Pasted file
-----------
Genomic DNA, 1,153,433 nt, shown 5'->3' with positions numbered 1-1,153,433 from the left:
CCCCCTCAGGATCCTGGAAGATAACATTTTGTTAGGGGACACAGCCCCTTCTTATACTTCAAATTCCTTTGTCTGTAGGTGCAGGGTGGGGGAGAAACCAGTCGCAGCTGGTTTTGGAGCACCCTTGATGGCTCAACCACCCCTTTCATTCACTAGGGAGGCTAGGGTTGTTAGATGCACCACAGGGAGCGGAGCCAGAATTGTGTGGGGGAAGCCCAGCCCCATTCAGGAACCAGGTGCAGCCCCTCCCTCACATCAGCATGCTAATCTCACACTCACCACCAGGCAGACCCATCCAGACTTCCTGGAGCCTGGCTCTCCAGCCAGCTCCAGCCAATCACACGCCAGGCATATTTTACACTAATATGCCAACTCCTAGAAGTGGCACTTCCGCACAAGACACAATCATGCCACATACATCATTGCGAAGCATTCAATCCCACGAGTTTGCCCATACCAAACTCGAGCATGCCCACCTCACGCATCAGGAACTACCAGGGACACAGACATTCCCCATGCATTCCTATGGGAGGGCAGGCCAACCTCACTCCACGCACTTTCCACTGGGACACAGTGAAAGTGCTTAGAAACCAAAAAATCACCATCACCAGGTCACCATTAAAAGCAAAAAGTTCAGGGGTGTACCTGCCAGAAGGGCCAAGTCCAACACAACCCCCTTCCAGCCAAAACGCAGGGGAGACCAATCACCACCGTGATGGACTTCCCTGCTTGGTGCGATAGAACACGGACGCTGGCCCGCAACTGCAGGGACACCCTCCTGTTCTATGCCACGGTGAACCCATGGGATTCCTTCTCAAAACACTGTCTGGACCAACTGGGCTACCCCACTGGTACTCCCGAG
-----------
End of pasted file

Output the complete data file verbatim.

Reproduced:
Genomic DNA, 1,153,433 nt, shown 5'->3' with positions numbered 1-1,153,433 from the left:
CCCCCTCAGGATCCTGGAAGATAACATTTTGTTAGGGGACACAGCCCCTTCTTATACTTCAAATTCCTTTGTCTGTAGGTGCAGGGTGGGGGAGAAACCAGTCGCAGCTGGTTTTGGAGCACCCTTGATGGCTCAACCACCCCTTTCATTCACTAGGGAGGCTAGGGTTGTTAGATGCACCACAGGGAGCGGAGCCAGAATTGTGTGGGGGAAGCCCAGCCCCATTCAGGAACCAGGTGCAGCCCCTCCCTCACATCAGCATGCTAATCTCACACTCACCACCAGGCAGACCCATCCAGACTTCCTGGAGCCTGGCTCTCCAGCCAGCTCCAGCCAATCACACGCCAGGCATATTTTACACTAATATGCCAACTCCTAGAAGTGGCACTTCCGCACAAGACACAATCATGCCACATACATCATTGCGAAGCATTCAATCCCACGAGTTTGCCCATACCAAACTCGAGCATGCCCACCTCACGCATCAGGAACTACCAGGGACACAGACATTCCCCATGCATTCCTATGGGAGGGCAGGCCAACCTCACTCCACGCACTTTCCACTGGGACACAGTGAAAGTGCTTAGAAACCAAAAAATCACCATCACCAGGTCACCATTAAAAGCAAAAAGTTCAGGGGTGTACCTGCCAGAAGGGCCAAGTCCAACACAACCCCCTTCCAGCCAAAACGCAGGGGAGACCAATCACCACCGTGATGGACTTCCCTGCTTGGTGCGATAGAACACGGACGCTGGCCCGCAACTGCAGGGACACCCTCCTGTTCTATGCCACGGTGAACCCATGGGATTCCTTCTCAAAACACTGTCTGGACCAACTGGGCTACCCCACTGGTACTCCCGAG